This rather ponderous, square brick structure sporting few apertures and presenting a solid face to the garden, was built to house the mortal remains of Dai Anga, Shahjahan's wet nurse and of his daughter Shahzadi Sultan Begam, whose husband built the Gulabi Bagh Gateway. It is the same Dai Anga (wife of Mughal magistrate of Bikaneer), who built the spectacular mosque named after her, situated in Naulakha area of Central Lahore, in which also tile mosaic decoration is employed with wondrous effect.

Traversing the intervening stretch of corridor-like space since the surrounding garden area has been occupied by various railway structures—you arrive at the rather squat-looking tomb placed on a raised plinth. The mausoleum is dominated by a low-pitched dome placed on a high neck or drum, while its corners are accented through the employment of four square pavilion-like kiosks, carrying projecting chajjas (eaves) and cupolas.

Although shorn of most of its ornamentation, the original kashi kari (tile mosaic) can be noticed on the parapet, which points towards the quality and kind of tile mosaic that in all likelihood once covered the entire facade.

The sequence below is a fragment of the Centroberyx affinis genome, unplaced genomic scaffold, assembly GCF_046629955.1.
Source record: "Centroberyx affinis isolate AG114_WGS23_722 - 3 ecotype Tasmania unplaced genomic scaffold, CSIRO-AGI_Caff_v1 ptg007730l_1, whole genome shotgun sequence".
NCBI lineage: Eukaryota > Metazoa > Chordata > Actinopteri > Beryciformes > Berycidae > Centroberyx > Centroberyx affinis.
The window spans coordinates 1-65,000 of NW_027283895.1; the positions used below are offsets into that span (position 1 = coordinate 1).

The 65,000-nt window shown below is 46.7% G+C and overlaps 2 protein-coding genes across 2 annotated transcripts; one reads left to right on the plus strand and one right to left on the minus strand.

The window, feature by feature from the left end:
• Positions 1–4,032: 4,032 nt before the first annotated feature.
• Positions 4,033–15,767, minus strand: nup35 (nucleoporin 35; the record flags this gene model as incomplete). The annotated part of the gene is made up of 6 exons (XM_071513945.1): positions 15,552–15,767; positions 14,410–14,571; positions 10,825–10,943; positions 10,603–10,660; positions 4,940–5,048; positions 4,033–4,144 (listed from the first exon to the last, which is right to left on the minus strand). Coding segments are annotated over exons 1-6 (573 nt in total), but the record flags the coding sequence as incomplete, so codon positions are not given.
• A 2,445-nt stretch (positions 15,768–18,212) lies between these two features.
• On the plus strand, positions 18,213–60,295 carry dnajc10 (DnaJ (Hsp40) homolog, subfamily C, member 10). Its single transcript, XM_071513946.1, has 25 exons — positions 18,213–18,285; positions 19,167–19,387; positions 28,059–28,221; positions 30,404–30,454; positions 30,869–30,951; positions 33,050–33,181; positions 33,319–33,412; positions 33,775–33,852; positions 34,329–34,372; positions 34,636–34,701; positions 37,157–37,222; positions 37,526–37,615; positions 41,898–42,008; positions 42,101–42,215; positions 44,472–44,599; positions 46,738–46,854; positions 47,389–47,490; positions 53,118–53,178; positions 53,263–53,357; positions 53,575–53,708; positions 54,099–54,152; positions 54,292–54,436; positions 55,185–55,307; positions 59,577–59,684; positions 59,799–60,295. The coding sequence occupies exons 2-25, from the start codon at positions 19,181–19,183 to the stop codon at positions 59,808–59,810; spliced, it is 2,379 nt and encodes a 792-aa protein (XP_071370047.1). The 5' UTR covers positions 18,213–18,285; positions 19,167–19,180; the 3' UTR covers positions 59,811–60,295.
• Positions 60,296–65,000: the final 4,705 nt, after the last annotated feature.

Internally, the surface was embellished with fine fresco, portions of which are extant in the squinches above the projecting, beehive-like decorative mucfarnas, along with a starlet dome treatment. The base of the squinches is encircled with inscriptional panels from the Holy Quran, rendered in elegant calligraphy by Muhammad Saleh. The structure dates from l671.

The central sepulchral chamber and surrounding rooms are built upon a raised plinth consisting of subterranean chambers, in which the burials took place. Today, the original cenotaphs are no longer in existence, and the underground chambers are also inaccessible.

Sarvwala Maqbara

Although this tomb is in close vicinity of the Gulabi Bagh and lies directly in the north of Dai Anga's tomb, it is not accessible from there due to the various buildings that have been constructed in the area. No doubt, at one time the gardens of these sepulchers were inter-connected.